December 2017
Behavior
Peer Reviewed

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Offering enrichment for geriatric or senior dogs and cats can slow age-related cognitive decline and strengthen the human–animal bond. Enrichment strategies can be tailored to the individual patient to enhance different modalities (eg, physical, sensory, mental, social).

Why Enrich an Aging Brain?

With the advancement of veterinary care, dogs and cats are generally living longer. As with humans, dogs and cats experience age-related cognitive decline. Deterioration may manifest as behavior changes collectively referred to as cognitive dysfunction syndrome (CDS). Dogs and cats clinically affected by cognitive dysfunction may exhibit behavior signs including: 

  • Disorientation
  • Altered or reduced social interactions
  • Sleep–wake cycle change (eg, nighttime wakefulness)
  • House soiling 
  • Excessive vocalization 
  • Decreased activity level
  • Increased anxiety or aggression

As the pet population ages, veterinarians are likely to see an increasing number of pets with CDS.1-3 In one study, 28% of dogs 11 to 12 years of age and 68% of dogs 15 to 16 years of age had at least one sign of CDS,1 and 28% of cats 11 to 14 years of age and 50% of cats 15 years of age or older also exhibited at least one behavior change attributable to CDS.2 Unless queried by a clinician, owners may not recognize CDS signs, which can lead to underreporting and underdiagnosis.4-5 In an epidemiologic survey study, 5% of dogs 10 to 12 years of age and 41% of dogs older than 14 years showed signs consistent with CDS, but only 1.9% had been diagnosed with CDS by a veterinarian.5

Cognitive care and environmental enrichment may reduce age-related changes in the brain.6 Owners can increase mental stimulation in their senior pet through physical activity, environmental enrichment, and social interaction.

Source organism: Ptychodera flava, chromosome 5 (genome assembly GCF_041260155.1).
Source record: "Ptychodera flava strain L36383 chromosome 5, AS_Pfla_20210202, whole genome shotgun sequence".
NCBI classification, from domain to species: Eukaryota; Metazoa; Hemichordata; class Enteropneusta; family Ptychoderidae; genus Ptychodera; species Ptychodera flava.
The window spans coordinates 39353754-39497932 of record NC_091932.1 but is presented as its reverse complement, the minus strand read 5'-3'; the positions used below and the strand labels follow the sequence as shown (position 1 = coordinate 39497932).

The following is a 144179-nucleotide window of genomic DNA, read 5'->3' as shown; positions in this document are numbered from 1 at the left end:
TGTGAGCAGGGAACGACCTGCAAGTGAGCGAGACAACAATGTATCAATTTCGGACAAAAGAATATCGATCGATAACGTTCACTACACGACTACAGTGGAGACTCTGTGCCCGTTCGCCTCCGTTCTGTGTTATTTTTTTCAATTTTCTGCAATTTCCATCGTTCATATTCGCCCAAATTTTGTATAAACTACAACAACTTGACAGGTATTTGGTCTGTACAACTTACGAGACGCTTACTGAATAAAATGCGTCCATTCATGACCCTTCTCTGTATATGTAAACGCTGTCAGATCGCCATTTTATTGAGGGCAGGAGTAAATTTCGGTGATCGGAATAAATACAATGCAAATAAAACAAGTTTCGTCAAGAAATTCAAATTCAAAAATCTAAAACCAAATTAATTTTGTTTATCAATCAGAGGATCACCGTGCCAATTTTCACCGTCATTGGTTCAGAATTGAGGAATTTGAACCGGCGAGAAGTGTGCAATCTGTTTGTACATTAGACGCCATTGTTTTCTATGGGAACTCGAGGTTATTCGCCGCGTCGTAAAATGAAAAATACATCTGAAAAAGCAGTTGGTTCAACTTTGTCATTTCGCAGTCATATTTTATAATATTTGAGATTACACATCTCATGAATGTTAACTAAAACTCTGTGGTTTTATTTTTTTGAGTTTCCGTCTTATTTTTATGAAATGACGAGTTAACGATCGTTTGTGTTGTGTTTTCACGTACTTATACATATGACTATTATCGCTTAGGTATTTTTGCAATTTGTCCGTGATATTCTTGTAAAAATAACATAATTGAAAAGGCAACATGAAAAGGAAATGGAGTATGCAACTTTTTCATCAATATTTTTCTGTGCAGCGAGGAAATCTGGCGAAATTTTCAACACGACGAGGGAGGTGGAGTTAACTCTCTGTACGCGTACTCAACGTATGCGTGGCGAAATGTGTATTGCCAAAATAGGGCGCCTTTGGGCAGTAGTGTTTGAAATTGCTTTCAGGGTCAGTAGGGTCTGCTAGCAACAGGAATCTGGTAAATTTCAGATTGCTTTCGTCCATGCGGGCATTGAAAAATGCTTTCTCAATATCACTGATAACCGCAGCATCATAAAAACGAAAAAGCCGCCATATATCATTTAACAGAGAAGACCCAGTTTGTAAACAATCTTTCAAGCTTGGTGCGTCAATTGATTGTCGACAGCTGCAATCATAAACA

Treatment at a glance

  • Targeted enrichment, including environmental or communication adaptations, for pets with limited abilities
  • Acute and chronic physical exercise
  • Olfactory, visual, and auditory enrichment
  • Positive reinforcement
  • Social enrichment

Special Considerations for Older Dogs & Cats

It is important to assess all aspects of a patient (eg, history, physical state, sensory capabilities, mental state) when making enrichment recommendations. Older patients may have concurrent medical or behavior issues that must be accommodated, so it is important to assess all attributes of each patient.

Physical Limitations

Many older animals suffer from osteoarthritis or neurologic conditions that limit physical activity. For such patients, enrichment activities should be tailored to minimize pain, discomfort, and injury risk (Figure  1). For example, providing nonslip surfaces (eg, rugs, mats) may provide more secure footing and encourage pets to be more active.